1. McDavid is a corporation incorporated under the laws of the State of Illinois, with

its principal place of business in Woodridge, Illinois.

2. Stirling is a corporation registered in England, with its principal place of business

in Accrington, Great Britain.

3. McDavid and Stirling entered into a license agreement dated June 30, 2005. In

the license agreement, Stirling granted to McDavid an exclusive license to certain intellectual

property, including U.S. Reissue Patent No. RE41,346, for McDavid to make, have made, use,

sell, offer for sale, lease, import, distribute and otherwise dispose of licensed products within the

Sporting Goods Field of Use.

4. Nike is a corporation incorporated under the laws of the State of Oregon, with its

principal place of business at One Bowerman Drive, Beaverton, Oregon. Nike is registered to do
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business in Illinois, and named as its agent National Registered Agents, Inc., 200 West Adams

Street, Chicago, Illinois 60606.

5. Count I of this action for patent infringement arising under the Patent Laws of the

United States, 35 U.S.C. §§ 271 et seq.

6. The Court has subject matter jurisdiction over Count I pursuant to 28 U.S.C.

§§ 1331 and 1338(a).

7. Count II is brought by McDavid pursuant to the Consumer Fraud Act, 815 ILCS

505/1 et seq., to seek redress for Nike’s unlawful conduct in violation of state law. McDavid is a

corporation incorporated under the laws of Illinois, with its principal place of business in Illinois.

Nike is a corporation incorporated under the laws of Oregon, with its principal place of business

in Oregon. The amount in controversy, without interest and costs, exceeds the sum or value

specified in 28 U.S.C. § 1332.

8. Count III is brought by McDavid pursuant to the Illinois Uniform Deceptive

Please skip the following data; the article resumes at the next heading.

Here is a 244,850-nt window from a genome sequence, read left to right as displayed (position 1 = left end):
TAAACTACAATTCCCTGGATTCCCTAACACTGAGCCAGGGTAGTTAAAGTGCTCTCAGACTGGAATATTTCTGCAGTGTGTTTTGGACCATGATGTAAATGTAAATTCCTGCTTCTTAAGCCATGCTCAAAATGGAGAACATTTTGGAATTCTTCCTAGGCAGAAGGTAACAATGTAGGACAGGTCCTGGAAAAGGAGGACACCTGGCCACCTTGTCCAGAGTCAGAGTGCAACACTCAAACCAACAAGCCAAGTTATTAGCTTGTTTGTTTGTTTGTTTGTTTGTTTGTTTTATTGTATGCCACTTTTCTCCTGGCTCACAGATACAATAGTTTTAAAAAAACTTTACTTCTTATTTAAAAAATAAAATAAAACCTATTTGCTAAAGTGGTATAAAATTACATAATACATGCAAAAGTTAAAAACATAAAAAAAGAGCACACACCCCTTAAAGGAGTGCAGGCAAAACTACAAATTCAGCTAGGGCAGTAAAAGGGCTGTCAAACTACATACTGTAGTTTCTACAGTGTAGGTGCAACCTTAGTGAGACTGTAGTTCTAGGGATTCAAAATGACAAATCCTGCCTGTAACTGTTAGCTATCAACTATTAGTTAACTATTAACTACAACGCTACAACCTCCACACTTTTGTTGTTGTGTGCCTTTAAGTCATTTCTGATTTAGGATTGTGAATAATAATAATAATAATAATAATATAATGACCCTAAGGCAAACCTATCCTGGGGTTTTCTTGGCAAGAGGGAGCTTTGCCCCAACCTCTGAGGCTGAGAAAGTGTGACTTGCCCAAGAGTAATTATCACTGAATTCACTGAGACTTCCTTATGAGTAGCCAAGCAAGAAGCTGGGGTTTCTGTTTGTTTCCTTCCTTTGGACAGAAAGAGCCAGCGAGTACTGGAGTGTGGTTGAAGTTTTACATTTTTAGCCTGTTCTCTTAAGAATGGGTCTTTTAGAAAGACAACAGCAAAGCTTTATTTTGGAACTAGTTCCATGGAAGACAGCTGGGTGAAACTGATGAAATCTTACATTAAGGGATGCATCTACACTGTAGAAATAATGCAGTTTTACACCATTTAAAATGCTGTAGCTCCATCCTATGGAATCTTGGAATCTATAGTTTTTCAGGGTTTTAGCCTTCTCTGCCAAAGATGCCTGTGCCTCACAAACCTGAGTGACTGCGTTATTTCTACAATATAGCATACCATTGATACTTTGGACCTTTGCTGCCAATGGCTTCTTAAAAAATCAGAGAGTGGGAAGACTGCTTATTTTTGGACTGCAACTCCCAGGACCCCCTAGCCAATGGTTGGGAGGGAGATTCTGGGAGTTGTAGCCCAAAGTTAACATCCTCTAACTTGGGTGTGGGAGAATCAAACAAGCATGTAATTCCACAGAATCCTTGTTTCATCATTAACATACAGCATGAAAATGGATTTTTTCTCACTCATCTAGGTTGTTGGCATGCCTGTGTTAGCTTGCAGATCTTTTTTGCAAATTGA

Trade Practices Act, 815 ILCS 510/1 et seq. The facts underlying Count III share a common

nucleus of operative facts and law with Count II. This Court, therefore, has supplemental subject

matter jurisdiction pursuant to 28 U.S.C. § 1367.

9. Count IV is brought by McDavid pursuant to Illinois Common Law of Tortious

Interference with Prospective Business Advantage. The facts underlying Count IV share a

common nucleus of operative facts and law with Count II.

10. Count V is brought by McDavid pursuant to 15 U.S.C. § 1125 (the Lanham Act).

This Court has subject matter jurisdiction pursuant to 28 U.S.C. § 1338.

11. This Court has personal jurisdiction over Nike.

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COUNT I
Infringement of Reissue Patent No. RE41,346

12. The allegations of paragraphs 1 and 11 are incorporated as though fully set forth

herein.

13. On May 25, 2010, U.S. Reissue Patent No. RE41,346 (“the ‘346 Patent”) entitled

“Flexible Material” was duly and legally issued to Stirling, on an application filed by David

Stirling Taylor. A copy of the ‘346 Patent is attached as Exhibit A.

14. Stirling is the owner of all right, title and interest in the ‘346 Patent. McDavid is

the exclusive licensee in the Field of Use.

15. Nike has been, and is willfully infringing, directly and/or indirectly, claims 1-4, 6-

8, 13, and 22-25 of the ‘346 Patent by importing into the United States, and by offering to sell,

selling, and/or using within the United States, foam padded garments, sold under the marks

“Deflex” and “Nike Pro Combat,” which are made in Taiwan and South Korea by the process

patented by the ‘346 Patent. Unless enjoined by the Court, Nike will continue to infringe the

‘346 Patent.

16. Nike’s acts of infringement have injured and damaged McDavid and Stirling.

17. Nike’s infringement has caused irreparable injury to McDavid and Stirling and

will continue to cause irreparable injury until Nike is enjoined from further infringement by the

Court.

COUNT II
Violation of the Consumer Fraud Act, 815 ILCS 505/1 et seq.

18. McDavid is a manufacturer and seller of foam padded garments, including foam

padded girdles. Foam padded girdles are form fitting compression shorts worn under pants for

football, basketball or other contact sports to provide maximum protection and performance for

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the athlete. The girdles are constructed with lightweight hydravent moisture movement fabric

which regulates and stabilizes the wearer’s core temperature while giving the wearer protection

on his hips, thighs and tailbone.

19. McDavid created the market for foam padded girdles. It first made the foam